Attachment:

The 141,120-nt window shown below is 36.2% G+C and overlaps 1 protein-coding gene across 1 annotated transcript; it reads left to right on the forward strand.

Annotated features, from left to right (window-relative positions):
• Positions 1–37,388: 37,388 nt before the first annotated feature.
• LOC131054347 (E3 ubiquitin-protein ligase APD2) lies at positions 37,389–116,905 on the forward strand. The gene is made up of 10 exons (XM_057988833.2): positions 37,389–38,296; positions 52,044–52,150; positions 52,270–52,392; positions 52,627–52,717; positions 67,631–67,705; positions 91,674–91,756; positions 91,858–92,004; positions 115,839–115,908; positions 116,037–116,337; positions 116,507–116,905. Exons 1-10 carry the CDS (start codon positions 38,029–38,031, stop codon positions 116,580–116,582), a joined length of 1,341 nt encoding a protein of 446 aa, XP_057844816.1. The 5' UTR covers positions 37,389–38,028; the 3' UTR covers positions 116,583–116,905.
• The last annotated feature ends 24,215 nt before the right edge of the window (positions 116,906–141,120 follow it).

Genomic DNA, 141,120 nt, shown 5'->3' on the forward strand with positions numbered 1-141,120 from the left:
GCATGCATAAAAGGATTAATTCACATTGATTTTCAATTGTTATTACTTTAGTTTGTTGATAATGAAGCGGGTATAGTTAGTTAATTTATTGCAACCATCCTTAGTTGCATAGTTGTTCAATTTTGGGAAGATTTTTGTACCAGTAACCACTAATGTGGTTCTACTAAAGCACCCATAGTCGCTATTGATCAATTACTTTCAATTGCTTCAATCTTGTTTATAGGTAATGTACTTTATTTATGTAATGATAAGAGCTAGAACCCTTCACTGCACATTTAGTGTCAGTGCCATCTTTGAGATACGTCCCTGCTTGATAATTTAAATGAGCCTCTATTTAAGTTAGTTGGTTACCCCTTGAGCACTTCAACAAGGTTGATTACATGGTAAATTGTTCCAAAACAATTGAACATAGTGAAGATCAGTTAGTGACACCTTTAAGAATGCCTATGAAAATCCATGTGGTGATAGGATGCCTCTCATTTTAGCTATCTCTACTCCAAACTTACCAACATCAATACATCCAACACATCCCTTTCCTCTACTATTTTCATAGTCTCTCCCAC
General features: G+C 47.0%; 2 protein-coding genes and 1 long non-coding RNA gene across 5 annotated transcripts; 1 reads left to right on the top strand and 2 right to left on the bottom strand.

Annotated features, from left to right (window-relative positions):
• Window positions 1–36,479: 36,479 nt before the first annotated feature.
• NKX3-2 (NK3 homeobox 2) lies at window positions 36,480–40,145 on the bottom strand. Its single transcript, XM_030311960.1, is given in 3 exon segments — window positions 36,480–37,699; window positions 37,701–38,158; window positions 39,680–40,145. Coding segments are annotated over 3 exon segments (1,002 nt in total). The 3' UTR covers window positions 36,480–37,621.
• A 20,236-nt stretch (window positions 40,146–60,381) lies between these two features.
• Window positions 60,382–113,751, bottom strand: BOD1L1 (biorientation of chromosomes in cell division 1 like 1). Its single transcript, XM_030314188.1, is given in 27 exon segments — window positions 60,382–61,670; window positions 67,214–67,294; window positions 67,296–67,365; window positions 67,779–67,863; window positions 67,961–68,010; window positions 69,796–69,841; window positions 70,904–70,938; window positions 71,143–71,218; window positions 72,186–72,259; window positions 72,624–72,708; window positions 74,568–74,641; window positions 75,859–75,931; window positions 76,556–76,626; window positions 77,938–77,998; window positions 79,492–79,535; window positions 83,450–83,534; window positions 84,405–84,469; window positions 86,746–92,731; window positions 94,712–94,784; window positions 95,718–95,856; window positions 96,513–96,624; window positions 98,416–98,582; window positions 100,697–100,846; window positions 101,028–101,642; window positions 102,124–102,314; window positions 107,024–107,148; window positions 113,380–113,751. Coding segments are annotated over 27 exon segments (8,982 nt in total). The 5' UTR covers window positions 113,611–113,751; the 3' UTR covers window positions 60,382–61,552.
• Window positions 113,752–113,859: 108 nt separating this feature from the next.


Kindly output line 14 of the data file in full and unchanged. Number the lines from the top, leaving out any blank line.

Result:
• Window positions 113,752–113,859: 108 nt separating this feature from the next.